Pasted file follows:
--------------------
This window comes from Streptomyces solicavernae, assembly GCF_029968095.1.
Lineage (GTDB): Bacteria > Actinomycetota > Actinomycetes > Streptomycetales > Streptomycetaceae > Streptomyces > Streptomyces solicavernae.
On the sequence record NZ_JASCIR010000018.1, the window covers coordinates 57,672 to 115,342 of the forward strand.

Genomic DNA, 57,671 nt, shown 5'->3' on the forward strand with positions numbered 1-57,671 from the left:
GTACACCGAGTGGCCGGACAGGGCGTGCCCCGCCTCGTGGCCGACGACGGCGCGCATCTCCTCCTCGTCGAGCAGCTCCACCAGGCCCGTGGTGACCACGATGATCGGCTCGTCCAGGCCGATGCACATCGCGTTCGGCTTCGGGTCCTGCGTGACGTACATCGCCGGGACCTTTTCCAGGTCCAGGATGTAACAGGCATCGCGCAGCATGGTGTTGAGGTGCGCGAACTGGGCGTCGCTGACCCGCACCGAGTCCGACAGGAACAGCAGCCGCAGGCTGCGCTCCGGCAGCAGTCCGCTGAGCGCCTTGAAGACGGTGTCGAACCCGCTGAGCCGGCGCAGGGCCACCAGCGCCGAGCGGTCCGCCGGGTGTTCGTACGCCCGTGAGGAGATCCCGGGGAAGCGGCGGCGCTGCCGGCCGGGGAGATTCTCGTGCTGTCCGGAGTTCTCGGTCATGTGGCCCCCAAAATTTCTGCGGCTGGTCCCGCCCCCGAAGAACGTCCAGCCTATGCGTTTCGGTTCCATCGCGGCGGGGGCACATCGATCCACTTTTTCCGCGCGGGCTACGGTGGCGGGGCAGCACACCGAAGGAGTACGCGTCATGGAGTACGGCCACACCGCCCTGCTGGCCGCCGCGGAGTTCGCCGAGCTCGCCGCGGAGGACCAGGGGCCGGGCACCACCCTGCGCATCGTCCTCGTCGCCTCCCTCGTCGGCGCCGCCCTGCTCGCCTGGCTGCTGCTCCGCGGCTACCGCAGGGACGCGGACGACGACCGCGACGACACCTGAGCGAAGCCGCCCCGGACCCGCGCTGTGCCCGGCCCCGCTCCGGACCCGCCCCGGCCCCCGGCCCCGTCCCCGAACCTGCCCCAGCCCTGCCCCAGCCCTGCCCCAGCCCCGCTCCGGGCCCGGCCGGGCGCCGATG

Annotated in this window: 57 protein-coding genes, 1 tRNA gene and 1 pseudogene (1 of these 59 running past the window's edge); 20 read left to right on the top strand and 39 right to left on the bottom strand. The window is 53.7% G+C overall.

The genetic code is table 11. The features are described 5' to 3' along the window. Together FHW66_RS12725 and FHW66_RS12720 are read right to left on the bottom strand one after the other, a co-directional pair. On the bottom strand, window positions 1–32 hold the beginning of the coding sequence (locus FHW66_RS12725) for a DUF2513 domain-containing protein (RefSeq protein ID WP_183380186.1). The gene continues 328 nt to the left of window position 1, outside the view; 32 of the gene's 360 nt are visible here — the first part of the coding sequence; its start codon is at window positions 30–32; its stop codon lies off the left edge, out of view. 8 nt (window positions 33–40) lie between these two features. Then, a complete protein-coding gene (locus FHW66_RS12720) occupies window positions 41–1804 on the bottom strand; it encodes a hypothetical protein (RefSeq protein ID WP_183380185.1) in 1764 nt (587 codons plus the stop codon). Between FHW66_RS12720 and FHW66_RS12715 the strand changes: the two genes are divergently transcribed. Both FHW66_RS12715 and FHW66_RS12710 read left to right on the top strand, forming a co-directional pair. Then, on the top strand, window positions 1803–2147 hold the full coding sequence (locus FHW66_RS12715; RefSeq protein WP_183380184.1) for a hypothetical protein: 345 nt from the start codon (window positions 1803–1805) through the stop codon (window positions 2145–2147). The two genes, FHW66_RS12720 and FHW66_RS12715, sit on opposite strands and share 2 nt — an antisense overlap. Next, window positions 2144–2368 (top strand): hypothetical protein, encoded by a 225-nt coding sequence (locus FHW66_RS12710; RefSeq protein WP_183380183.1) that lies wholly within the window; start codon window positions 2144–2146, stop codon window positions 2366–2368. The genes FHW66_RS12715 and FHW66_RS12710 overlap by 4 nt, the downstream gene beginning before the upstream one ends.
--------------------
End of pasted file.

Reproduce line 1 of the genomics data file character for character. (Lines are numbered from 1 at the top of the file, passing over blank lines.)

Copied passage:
This window comes from Streptomyces solicavernae, assembly GCF_029968095.1.